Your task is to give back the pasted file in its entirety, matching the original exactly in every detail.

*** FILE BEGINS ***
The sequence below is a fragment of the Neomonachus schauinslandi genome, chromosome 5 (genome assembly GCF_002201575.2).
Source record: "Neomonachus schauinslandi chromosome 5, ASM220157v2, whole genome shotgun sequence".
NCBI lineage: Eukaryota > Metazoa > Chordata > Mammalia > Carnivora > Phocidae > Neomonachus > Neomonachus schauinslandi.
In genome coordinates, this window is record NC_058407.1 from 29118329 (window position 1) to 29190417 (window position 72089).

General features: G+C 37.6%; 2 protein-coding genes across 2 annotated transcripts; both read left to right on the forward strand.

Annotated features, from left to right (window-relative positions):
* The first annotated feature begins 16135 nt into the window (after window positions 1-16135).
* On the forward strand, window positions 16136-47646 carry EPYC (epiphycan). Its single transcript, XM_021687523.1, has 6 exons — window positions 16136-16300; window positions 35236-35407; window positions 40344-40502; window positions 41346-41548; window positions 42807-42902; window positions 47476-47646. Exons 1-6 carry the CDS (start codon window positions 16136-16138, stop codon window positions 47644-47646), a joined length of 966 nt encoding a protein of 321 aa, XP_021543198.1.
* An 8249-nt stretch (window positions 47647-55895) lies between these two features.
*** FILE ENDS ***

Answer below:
The sequence below is a fragment of the Neomonachus schauinslandi genome, chromosome 5 (genome assembly GCF_002201575.2).
Source record: "Neomonachus schauinslandi chromosome 5, ASM220157v2, whole genome shotgun sequence".
NCBI lineage: Eukaryota > Metazoa > Chordata > Mammalia > Carnivora > Phocidae > Neomonachus > Neomonachus schauinslandi.
In genome coordinates, this window is record NC_058407.1 from 29118329 (window position 1) to 29190417 (window position 72089).

General features: G+C 37.6%; 2 protein-coding genes across 2 annotated transcripts; both read left to right on the forward strand.

Annotated features, from left to right (window-relative positions):
* The first annotated feature begins 16135 nt into the window (after window positions 1-16135).
* On the forward strand, window positions 16136-47646 carry EPYC (epiphycan). Its single transcript, XM_021687523.1, has 6 exons — window positions 16136-16300; window positions 35236-35407; window positions 40344-40502; window positions 41346-41548; window positions 42807-42902; window positions 47476-47646. Exons 1-6 carry the CDS (start codon window positions 16136-16138, stop codon window positions 47644-47646), a joined length of 966 nt encoding a protein of 321 aa, XP_021543198.1.
* An 8249-nt stretch (window positions 47647-55895) lies between these two features.